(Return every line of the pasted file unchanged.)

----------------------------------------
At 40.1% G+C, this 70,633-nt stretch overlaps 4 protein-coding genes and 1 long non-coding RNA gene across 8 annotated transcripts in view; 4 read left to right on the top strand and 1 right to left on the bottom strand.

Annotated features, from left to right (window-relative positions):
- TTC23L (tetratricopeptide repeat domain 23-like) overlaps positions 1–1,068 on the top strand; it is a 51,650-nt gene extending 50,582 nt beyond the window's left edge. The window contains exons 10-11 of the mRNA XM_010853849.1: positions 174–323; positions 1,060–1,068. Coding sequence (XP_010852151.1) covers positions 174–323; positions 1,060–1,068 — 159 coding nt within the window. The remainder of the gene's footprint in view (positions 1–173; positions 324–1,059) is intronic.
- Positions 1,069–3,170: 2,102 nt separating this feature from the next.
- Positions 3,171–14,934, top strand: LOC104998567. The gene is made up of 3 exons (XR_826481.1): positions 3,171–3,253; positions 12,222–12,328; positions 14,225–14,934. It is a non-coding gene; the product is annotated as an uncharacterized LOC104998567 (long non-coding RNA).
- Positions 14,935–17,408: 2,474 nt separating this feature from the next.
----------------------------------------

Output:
At 40.1% G+C, this 70,633-nt stretch overlaps 4 protein-coding genes and 1 long non-coding RNA gene across 8 annotated transcripts in view; 4 read left to right on the top strand and 1 right to left on the bottom strand.

Annotated features, from left to right (window-relative positions):
- TTC23L (tetratricopeptide repeat domain 23-like) overlaps positions 1–1,068 on the top strand; it is a 51,650-nt gene extending 50,582 nt beyond the window's left edge. The window contains exons 10-11 of the mRNA XM_010853849.1: positions 174–323; positions 1,060–1,068. Coding sequence (XP_010852151.1) covers positions 174–323; positions 1,060–1,068 — 159 coding nt within the window. The remainder of the gene's footprint in view (positions 1–173; positions 324–1,059) is intronic.
- Positions 1,069–3,170: 2,102 nt separating this feature from the next.
- Positions 3,171–14,934, top strand: LOC104998567. The gene is made up of 3 exons (XR_826481.1): positions 3,171–3,253; positions 12,222–12,328; positions 14,225–14,934. It is a non-coding gene; the product is annotated as an uncharacterized LOC104998567 (long non-coding RNA).
- Positions 14,935–17,408: 2,474 nt separating this feature from the next.